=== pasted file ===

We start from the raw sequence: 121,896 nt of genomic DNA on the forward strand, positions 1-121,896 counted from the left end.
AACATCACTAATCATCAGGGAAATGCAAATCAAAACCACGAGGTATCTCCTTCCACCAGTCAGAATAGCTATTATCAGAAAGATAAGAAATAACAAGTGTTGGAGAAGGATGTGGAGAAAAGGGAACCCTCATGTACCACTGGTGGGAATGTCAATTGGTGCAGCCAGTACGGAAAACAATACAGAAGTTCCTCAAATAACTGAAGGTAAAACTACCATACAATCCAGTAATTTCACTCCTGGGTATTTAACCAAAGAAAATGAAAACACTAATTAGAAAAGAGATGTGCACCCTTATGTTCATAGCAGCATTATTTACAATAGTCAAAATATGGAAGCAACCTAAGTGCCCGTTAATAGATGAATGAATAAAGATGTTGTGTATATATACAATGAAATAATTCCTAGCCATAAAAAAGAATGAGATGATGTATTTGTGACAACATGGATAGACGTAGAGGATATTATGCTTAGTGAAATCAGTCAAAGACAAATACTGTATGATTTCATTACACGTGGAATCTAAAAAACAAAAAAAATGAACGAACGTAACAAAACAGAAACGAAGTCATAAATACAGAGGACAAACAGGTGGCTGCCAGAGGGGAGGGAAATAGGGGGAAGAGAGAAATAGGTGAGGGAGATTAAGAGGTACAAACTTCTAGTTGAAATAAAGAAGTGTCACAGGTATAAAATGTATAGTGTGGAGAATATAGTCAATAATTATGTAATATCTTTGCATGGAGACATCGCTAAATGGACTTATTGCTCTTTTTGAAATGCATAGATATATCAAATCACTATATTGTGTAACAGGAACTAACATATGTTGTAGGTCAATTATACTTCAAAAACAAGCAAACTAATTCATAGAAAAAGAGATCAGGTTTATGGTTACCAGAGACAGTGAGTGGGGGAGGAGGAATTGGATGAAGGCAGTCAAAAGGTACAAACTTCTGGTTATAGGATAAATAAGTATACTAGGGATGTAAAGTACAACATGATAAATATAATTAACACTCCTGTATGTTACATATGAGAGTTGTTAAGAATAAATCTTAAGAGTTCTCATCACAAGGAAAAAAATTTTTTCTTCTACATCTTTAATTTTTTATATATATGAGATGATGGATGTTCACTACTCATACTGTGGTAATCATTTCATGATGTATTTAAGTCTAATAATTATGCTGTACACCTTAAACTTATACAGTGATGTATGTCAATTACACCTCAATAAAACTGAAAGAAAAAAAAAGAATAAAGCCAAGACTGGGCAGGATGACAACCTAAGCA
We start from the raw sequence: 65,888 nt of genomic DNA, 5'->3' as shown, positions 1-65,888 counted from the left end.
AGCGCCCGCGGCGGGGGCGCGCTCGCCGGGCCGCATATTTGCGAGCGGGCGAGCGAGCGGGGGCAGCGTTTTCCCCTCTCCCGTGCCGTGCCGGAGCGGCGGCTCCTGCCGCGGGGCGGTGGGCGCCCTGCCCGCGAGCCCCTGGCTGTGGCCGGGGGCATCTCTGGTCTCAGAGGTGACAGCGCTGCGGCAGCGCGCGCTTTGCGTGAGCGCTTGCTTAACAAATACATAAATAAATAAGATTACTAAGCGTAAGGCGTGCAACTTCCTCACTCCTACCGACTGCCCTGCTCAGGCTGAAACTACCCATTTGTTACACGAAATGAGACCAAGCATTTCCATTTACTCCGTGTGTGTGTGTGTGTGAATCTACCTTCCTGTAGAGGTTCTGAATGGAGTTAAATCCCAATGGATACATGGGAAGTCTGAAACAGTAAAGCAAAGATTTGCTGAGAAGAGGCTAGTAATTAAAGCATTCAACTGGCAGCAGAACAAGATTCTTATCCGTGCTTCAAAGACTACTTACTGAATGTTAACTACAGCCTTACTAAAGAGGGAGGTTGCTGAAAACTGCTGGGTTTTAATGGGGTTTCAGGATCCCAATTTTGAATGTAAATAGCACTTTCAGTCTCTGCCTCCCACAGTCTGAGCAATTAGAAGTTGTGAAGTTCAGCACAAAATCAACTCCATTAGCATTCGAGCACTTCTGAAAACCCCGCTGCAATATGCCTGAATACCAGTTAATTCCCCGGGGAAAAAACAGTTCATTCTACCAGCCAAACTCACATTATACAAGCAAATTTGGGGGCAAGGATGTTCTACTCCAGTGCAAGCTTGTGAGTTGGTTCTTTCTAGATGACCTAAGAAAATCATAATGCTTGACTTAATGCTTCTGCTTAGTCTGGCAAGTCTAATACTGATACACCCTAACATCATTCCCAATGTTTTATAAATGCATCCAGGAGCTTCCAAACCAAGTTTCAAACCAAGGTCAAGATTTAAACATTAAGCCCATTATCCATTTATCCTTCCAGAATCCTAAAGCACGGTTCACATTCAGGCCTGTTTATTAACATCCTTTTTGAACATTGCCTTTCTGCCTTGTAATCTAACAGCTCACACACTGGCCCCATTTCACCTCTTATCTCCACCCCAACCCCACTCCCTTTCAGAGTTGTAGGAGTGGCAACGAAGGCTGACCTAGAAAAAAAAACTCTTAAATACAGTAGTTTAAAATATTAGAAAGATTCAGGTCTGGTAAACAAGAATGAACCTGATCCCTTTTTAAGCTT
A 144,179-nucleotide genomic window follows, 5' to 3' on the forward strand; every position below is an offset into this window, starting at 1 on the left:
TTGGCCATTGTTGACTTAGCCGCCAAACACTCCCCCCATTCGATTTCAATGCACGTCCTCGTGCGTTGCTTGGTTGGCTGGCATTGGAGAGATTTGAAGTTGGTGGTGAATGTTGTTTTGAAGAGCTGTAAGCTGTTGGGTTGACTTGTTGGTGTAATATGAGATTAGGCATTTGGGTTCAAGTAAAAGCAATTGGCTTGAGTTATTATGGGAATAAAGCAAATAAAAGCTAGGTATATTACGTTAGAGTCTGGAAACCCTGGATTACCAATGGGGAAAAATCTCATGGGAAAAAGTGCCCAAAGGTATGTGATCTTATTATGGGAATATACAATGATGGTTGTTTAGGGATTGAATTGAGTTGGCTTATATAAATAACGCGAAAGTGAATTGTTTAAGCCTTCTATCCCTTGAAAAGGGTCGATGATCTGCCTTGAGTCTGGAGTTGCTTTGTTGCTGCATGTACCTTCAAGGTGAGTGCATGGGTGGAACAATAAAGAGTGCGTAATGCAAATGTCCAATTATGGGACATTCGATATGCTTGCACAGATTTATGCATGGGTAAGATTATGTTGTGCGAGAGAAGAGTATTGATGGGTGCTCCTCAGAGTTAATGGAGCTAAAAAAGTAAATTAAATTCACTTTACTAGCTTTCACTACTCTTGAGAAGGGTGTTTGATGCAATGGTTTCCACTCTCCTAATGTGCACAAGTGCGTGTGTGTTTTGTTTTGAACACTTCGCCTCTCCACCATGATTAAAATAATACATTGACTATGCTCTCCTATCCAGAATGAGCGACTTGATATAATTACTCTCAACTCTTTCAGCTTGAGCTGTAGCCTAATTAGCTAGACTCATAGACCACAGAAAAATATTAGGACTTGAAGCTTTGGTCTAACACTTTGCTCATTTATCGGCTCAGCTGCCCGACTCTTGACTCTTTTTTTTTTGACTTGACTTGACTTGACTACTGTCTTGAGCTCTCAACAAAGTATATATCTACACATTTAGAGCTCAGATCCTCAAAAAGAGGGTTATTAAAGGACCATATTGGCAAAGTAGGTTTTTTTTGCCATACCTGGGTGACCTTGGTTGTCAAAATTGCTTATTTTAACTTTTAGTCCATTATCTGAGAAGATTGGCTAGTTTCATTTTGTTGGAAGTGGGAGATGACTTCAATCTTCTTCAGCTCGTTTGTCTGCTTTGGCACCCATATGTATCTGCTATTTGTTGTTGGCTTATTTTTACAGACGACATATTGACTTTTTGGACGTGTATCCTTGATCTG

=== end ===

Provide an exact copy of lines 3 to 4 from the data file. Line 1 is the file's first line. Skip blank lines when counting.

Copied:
We start from the raw sequence: 65,888 nt of genomic DNA, 5'->3' as shown, positions 1-65,888 counted from the left end.
AGCGCCCGCGGCGGGGGCGCGCTCGCCGGGCCGCATATTTGCGAGCGGGCGAGCGAGCGGGGGCAGCGTTTTCCCCTCTCCCGTGCCGTGCCGGAGCGGCGGCTCCTGCCGCGGGGCGGTGGGCGCCCTGCCCGCGAGCCCCTGGCTGTGGCCGGGGGCATCTCTGGTCTCAGAGGTGACAGCGCTGCGGCAGCGCGCGCTTTGCGTGAGCGCTTGCTTAACAAATACATAAATAAATAAGATTACTAAGCGTAAGGCGTGCAACTTCCTCACTCCTACCGACTGCCCTGCTCAGGCTGAAACTACCCATTTGTTACACGAAATGAGACCAAGCATTTCCATTTACTCCGTGTGTGTGTGTGTGTGAATCTACCTTCCTGTAGAGGTTCTGAATGGAGTTAAATCCCAATGGATACATGGGAAGTCTGAAACAGTAAAGCAAAGATTTGCTGAGAAGAGGCTAGTAATTAAAGCATTCAACTGGCAGCAGAACAAGATTCTTATCCGTGCTTCAAAGACTACTTACTGAATGTTAACTACAGCCTTACTAAAGAGGGAGGTTGCTGAAAACTGCTGGGTTTTAATGGGGTTTCAGGATCCCAATTTTGAATGTAAATAGCACTTTCAGTCTCTGCCTCCCACAGTCTGAGCAATTAGAAGTTGTGAAGTTCAGCACAAAATCAACTCCATTAGCATTCGAGCACTTCTGAAAACCCCGCTGCAATATGCCTGAATACCAGTTAATTCCCCGGGGAAAAAACAGTTCATTCTACCAGCCAAACTCACATTATACAAGCAAATTTGGGGGCAAGGATGTTCTACTCCAGTGCAAGCTTGTGAGTTGGTTCTTTCTAGATGACCTAAGAAAATCATAATGCTTGACTTAATGCTTCTGCTTAGTCTGGCAAGTCTAATACTGATACACCCTAACATCATTCCCAATGTTTTATAAATGCATCCAGGAGCTTCCAAACCAAGTTTCAAACCAAGGTCAAGATTTAAACATTAAGCCCATTATCCATTTATCCTTCCAGAATCCTAAAGCACGGTTCACATTCAGGCCTGTTTATTAACATCCTTTTTGAACATTGCCTTTCTGCCTTGTAATCTAACAGCTCACACACTGGCCCCATTTCACCTCTTATCTCCACCCCAACCCCACTCCCTTTCAGAGTTGTAGGAGTGGCAACGAAGGCTGACCTAGAAAAAAAAACTCTTAAATACAGTAGTTTAAAATATTAGAAAGATTCAGGTCTGGTAAACAAGAATGAACCTGATCCCTTTTTAAGCTT